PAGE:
Government breaks small-business goals with stimulus funds

Small businesses have gotten 26 percent of the funds so far

A major share of the money under the economic stimulus law has been given to small businesses, topping a contracting goal the government tries to reach each year.

As of Oct. 2, the government, as whole, has spent 26 percent of the American Recovery and Reinvestment Act's  (ARRA) funds on contracts for small businesses, an estimated $4 billion, said Joseph Jordan, associate administrator for government contracting and business development at the Small Business Administration. Jordan made the statement today in testimony to the Senate Small Business and Entrepreneurship Committee.

Each year, the government tries to obligate 23 percent of its money to small businesses, but it often falls short of the goal. The government has not reached the goal since 2005, according to SBA’s figures.

In more specific categories of small businesses, Jordan said agencies are exceeding goals.

  • Small disadvantaged businesses have received 11 percent of the stimulus contract funding, 6 percent above the goal.
  • Service-disabled veteran-owned small businesses have received 4 percent of the funds, 1 percentage point over the goal.
  • Small businesses in Historically Underutilized Business Zones have received 7 percent, 4 percent more than the goal.

Jordan also said minority businesses have received 15 percent of contracting dollars, or $2.4 billion. However, his figure included some businesses that would not qualify as small.

Meanwhile, agencies are short of the mark for woman-owned small businesses, Jordan said. Those companies have received 4 percent of contracting dollars, while the goal is 5 percent. With the usual appropriated funds, agencies haven’t reached that goal since 2002, when such firms got 5.1 percent, according to SBA figures.

While agencies are still obligating stimulus money, the law has an overall $60 billion in prime contract opportunities available, and awarding approximately $13.8 billion would hit the 23 percent goal, Jordan said.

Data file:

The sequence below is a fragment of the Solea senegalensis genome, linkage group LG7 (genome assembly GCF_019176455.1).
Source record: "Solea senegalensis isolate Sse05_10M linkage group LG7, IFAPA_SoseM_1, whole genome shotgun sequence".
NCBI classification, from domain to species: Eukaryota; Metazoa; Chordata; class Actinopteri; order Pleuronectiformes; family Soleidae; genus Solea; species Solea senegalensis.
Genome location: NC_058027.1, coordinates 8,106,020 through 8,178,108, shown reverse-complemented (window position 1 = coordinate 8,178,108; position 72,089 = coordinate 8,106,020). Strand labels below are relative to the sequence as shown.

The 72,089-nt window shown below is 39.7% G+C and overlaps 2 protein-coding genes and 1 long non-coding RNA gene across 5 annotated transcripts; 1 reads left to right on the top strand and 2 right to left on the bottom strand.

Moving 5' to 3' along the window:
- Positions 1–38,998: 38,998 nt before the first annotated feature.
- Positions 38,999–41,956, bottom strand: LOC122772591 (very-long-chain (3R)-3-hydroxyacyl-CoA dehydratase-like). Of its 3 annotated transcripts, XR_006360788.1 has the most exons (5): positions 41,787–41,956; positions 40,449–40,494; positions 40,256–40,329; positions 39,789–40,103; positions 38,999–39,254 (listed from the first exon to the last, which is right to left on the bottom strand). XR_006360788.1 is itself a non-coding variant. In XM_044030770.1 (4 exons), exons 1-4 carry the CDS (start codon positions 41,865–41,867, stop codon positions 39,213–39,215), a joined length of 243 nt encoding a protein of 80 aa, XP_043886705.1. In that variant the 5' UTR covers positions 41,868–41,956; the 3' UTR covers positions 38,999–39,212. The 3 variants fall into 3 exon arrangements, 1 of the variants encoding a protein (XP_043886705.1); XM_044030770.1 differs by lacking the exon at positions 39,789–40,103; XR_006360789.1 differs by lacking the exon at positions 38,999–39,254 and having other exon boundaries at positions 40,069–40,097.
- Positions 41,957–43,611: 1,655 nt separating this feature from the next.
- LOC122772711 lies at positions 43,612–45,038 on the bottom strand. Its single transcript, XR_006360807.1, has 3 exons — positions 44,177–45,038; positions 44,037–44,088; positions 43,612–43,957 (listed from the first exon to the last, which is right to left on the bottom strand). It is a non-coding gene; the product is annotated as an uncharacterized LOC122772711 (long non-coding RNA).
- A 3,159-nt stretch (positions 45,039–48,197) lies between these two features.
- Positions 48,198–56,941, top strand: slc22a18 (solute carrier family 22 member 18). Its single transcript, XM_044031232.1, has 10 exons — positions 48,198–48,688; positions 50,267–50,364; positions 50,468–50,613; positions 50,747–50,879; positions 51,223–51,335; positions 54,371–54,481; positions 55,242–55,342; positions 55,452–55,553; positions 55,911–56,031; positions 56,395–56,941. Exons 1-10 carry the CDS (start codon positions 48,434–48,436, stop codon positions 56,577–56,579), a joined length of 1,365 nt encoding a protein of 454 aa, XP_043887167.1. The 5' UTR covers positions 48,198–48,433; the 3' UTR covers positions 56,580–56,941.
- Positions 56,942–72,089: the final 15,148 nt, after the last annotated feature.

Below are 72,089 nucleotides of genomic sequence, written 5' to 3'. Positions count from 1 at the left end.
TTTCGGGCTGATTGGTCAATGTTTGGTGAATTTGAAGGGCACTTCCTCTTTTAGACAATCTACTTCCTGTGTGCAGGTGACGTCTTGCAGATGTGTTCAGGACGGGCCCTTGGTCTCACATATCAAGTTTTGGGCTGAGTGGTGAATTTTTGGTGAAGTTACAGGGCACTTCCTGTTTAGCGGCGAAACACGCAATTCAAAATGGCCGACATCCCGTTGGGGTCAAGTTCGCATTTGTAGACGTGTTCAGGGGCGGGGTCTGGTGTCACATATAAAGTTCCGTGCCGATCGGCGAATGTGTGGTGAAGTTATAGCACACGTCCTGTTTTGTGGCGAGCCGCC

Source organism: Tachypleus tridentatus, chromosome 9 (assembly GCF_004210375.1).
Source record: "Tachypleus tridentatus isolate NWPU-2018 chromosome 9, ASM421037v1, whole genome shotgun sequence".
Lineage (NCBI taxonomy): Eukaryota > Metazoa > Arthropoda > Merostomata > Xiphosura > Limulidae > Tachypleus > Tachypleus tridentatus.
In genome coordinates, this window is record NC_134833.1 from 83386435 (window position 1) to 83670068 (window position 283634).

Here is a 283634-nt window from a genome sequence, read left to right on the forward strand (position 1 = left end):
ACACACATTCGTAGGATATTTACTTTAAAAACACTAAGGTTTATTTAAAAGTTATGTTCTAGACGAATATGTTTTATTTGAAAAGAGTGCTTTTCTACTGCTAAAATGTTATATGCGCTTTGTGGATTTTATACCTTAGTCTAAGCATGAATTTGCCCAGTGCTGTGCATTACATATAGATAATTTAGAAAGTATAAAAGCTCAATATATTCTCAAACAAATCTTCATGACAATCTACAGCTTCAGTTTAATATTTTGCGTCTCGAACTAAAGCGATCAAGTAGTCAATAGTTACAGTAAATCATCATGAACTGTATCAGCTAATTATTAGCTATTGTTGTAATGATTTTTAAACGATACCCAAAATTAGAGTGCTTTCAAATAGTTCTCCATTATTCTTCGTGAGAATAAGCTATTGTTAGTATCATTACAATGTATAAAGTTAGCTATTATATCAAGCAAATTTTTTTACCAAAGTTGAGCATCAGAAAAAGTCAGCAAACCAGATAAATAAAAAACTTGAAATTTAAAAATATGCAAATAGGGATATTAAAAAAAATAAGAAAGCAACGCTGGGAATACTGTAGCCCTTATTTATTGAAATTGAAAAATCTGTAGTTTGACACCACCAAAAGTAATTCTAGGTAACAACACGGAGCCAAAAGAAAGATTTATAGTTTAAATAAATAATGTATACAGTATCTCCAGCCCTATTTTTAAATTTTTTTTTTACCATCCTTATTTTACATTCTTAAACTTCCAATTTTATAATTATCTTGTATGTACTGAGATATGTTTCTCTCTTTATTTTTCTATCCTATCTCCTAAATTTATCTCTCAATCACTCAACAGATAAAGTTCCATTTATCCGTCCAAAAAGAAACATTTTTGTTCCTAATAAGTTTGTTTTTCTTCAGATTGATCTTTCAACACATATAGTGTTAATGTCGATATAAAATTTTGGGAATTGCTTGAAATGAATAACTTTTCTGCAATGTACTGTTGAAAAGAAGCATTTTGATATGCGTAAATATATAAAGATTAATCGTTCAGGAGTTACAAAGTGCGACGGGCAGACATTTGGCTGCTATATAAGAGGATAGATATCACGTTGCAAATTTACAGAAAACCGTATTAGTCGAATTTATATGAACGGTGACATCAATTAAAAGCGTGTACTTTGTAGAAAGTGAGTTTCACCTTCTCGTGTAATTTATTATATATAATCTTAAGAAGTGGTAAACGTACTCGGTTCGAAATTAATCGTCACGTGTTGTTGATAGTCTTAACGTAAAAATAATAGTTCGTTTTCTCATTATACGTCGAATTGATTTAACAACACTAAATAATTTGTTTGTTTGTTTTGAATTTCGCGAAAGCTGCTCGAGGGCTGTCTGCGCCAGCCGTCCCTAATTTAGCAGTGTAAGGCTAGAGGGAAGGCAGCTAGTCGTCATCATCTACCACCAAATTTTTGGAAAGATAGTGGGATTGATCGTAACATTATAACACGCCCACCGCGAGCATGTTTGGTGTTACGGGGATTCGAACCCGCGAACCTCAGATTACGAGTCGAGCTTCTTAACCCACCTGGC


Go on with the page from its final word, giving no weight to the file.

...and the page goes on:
In the Defense Department, small businesses have been awarded more than half of the department’s already obligated ARRA dollars. Linda Oliver, acting director of DOD's Small Business Office, said as of Sept. 25, DOD had obligated $2.2 billion, or 31 percent, of the $7.4 billion in ARRA funds it received. Of those funds, $1.3 billion, or 58 percent, has gone to small businesses.

In September, SBA reported to the committee how specific agencies are doing in small business contracting with ARRA money. Of the agencies on SBA’s annual small business contracting scorecard, the Social Security Administration had awarded 1.8 percent of its $10.9 million in recovery act contracting funds, as of Sept. 11. The General Services Administration had awarded 5.2 percent of its $1.5 billion to small businesses.

Meanwhile, the Justice Department had awarded 95.8 percent of its $1.4 million to small businesses, as of Sept. 11, according to SBA.

“These goals are floors, not ceilings,” committee chairwoman Sen. Mary Landrieu (D-La.) said during today's hearing.

About the Author

Matthew Weigelt is a freelance journalist who writes about acquisition and procurement.

Featured

  • Defense
    Ryan D. McCarthy being sworn in as Army Secretary Oct. 10, 2019. (Photo credit: Sgt. Dana Clarke/U.S. Army)

    Army wants to spend nearly $1B on cloud, data by 2025

    Army Secretary Ryan McCarthy said lack of funding or a potential delay in the JEDI cloud bid "strikes to the heart of our concern."

  • Congress
    Rep. Jim Langevin (D-R.I.) at the Hack the Capitol conference Sept. 20, 2018

    Jim Langevin's view from the Hill

    As chairman of of the Intelligence and Emerging Threats and Capabilities subcommittee of the House Armed Services Committe and a member of the House Homeland Security Committee, Rhode Island Democrat Jim Langevin is one of the most influential voices on cybersecurity in Congress.

Stay Connected

FCW INSIDER

Sign up for our newsletter.

I agree to this site's Privacy Policy.